A very nice condition girl that was nearly completely locked up.
It took a while to free up the main works and a lot of time to free up the ZZ pivots. I found references to the needle pivot being commonly frozen; this one was Super frozen.
Got the manual and accessories too but sadly had to remove from the cabinet and so have no case for it.
Lelia is one of the supreme examples of fine manufacturing of the mid 20 cent. All parts are painted separately and assembled with care to avoid paint chipping.
The reputation for precision is very evident here and is sited as the root cause for the freezing up issue. In the early days of plastics (60s-70s) the freezing (think Viking horrors) are a different type of cause.
So frozen ZZ, very stiff crank shaft was not all. One thing they did not do well was making a solid provision for oiling the motor bearings, if you have one of these machines with the original motor you should consider getting a drop of oil at the two ends. I believe this was a considerable problem for this machine and will cause slow sewing, low power, and replacing the bearing is not going to be easy.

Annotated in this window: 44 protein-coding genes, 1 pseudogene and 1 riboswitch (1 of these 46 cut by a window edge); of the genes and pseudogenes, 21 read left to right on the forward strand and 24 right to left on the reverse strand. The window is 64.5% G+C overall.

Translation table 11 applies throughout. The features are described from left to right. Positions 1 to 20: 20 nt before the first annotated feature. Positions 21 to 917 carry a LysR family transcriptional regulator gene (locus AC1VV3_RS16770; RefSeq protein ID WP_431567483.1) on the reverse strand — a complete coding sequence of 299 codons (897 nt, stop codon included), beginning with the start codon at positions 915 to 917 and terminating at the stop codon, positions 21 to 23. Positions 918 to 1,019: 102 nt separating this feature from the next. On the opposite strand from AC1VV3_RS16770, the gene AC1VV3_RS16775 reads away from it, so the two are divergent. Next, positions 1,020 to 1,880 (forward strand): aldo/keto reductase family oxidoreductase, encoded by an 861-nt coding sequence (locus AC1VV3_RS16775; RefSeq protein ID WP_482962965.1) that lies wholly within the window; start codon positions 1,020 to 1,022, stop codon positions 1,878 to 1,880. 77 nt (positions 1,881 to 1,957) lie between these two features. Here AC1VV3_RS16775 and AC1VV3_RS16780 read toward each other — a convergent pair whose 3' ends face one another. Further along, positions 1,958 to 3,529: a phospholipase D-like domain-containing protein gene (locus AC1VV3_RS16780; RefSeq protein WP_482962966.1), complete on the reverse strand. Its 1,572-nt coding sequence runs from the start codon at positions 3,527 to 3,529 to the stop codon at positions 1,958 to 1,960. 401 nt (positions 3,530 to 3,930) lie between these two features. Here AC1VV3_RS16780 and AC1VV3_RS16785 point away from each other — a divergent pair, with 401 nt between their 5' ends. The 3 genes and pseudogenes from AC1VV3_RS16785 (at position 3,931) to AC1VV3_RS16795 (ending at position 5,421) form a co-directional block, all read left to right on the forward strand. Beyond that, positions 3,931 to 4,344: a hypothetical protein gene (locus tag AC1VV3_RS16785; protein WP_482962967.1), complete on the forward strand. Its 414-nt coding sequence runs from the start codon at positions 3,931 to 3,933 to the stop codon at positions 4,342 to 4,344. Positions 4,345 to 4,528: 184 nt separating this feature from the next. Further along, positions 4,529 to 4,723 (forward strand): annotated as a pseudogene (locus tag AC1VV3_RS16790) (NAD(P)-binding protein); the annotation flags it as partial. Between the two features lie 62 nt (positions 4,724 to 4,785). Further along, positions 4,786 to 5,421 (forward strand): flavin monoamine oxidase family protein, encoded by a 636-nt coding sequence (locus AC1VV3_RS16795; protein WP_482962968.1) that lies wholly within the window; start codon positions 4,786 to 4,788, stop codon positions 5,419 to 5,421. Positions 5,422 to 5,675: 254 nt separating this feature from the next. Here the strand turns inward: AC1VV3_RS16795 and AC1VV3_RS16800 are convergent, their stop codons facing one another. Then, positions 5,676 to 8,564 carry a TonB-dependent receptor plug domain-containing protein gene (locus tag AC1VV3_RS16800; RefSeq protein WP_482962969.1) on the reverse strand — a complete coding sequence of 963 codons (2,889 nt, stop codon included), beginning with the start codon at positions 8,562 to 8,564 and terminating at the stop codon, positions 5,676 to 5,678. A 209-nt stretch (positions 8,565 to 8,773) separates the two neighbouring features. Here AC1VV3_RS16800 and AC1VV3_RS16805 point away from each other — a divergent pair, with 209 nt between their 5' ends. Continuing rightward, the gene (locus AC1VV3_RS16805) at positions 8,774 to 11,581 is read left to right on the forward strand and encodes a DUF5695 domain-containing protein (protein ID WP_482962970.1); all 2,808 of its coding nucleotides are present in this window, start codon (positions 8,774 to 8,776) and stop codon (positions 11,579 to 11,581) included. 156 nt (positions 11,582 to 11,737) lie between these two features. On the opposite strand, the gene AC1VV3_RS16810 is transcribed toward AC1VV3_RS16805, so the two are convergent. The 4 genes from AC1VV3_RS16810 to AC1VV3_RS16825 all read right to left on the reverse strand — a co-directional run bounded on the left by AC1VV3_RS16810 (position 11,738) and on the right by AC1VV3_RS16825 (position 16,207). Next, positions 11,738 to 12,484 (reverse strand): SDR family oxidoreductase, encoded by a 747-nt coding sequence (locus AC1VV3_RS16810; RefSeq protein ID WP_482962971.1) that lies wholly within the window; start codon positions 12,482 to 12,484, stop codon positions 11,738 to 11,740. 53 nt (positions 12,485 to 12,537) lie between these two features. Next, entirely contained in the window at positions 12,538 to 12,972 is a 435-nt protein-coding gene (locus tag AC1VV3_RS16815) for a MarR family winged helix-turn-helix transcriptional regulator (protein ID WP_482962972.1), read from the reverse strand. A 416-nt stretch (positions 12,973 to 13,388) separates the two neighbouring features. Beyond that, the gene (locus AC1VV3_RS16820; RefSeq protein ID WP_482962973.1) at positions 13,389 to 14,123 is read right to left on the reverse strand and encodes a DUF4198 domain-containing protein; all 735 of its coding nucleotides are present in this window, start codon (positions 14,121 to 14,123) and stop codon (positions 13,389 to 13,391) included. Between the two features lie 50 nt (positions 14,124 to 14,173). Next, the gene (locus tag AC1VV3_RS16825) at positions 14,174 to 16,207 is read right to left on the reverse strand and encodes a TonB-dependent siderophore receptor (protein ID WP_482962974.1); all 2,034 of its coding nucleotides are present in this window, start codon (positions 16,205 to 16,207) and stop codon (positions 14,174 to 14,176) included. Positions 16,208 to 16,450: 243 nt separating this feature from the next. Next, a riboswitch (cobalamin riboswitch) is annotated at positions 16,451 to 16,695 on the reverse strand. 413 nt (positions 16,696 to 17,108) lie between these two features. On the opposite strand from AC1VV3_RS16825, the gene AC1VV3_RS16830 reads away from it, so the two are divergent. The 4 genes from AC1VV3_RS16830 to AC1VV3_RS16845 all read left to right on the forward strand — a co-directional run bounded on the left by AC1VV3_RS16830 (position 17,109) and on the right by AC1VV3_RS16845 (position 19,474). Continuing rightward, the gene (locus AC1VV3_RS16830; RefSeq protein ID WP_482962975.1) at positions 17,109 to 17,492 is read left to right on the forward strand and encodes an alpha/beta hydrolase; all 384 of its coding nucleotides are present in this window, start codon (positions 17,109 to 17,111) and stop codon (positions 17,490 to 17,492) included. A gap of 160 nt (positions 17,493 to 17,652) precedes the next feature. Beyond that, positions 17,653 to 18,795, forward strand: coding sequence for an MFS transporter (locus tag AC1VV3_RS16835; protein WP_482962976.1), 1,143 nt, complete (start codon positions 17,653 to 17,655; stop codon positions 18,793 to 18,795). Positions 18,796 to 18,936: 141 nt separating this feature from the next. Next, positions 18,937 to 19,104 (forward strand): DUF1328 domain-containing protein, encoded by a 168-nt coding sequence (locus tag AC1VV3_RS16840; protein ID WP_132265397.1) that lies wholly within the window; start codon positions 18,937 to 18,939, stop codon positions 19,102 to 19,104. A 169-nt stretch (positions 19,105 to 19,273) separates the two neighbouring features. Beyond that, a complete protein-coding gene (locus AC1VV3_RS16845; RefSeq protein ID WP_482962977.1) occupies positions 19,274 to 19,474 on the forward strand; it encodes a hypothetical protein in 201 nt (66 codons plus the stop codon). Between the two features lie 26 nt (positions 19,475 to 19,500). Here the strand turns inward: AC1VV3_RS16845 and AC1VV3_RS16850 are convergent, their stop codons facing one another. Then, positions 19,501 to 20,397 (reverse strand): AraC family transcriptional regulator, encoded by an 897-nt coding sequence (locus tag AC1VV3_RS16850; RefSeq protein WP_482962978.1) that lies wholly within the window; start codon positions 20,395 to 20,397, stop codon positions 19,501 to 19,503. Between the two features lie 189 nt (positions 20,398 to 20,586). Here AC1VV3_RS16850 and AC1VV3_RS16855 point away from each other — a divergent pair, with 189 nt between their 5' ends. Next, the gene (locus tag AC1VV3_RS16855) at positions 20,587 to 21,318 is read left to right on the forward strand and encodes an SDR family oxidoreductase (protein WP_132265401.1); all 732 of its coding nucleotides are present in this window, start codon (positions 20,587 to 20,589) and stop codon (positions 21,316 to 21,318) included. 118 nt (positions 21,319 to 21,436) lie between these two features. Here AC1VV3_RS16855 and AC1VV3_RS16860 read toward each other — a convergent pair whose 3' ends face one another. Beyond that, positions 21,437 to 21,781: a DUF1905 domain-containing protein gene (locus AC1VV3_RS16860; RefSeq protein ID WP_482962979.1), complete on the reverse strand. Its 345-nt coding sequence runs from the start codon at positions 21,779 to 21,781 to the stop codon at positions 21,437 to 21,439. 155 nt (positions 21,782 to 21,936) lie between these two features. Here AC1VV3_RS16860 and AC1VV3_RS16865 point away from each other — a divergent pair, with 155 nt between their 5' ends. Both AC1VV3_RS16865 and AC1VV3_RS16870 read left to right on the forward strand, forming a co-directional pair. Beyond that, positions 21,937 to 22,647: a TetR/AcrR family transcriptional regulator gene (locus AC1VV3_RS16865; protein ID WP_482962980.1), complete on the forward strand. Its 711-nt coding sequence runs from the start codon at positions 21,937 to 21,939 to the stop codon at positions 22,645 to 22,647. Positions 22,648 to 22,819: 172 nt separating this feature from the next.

The only way to get to the bearing is to open up the motor but definitely do NOT do this unless you must.
I always pull the commutators out file them down, blow it out, and reassemble once I get this far.
I pulled the front cover off (the part I don't recommend doing) because the shaft seemed loose, only then did I see that the front bearing was bone dry.
Got a little oil on it and reassembled it; it's working much better now.
I found that the hand wheel was very tight to the main casting and so I gave it 0.003" clearance with a feeler gauge: I think this helped.
I think this machine will make it to 100 years old.